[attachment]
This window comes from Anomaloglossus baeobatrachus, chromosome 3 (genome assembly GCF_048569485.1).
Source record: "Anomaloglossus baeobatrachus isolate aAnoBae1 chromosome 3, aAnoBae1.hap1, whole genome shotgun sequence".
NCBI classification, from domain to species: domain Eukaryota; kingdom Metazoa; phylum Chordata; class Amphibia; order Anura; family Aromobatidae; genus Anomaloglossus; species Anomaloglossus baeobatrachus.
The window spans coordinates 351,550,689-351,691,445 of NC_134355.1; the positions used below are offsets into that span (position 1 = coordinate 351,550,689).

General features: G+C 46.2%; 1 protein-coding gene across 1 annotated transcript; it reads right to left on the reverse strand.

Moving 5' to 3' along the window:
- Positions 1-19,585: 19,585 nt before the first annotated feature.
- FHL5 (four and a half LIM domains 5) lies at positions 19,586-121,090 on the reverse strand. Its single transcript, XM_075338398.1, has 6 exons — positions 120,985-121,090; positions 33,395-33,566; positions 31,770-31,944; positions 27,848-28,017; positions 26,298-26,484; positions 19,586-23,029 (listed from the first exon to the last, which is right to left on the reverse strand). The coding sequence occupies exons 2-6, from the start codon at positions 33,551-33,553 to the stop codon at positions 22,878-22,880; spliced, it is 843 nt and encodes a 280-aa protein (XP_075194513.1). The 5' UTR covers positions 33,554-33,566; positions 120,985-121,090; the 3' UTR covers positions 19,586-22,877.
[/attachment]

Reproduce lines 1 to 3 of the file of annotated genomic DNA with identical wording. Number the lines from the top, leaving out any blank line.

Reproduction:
This window comes from Anomaloglossus baeobatrachus, chromosome 3 (genome assembly GCF_048569485.1).
Source record: "Anomaloglossus baeobatrachus isolate aAnoBae1 chromosome 3, aAnoBae1.hap1, whole genome shotgun sequence".
NCBI classification, from domain to species: domain Eukaryota; kingdom Metazoa; phylum Chordata; class Amphibia; order Anura; family Aromobatidae; genus Anomaloglossus; species Anomaloglossus baeobatrachus.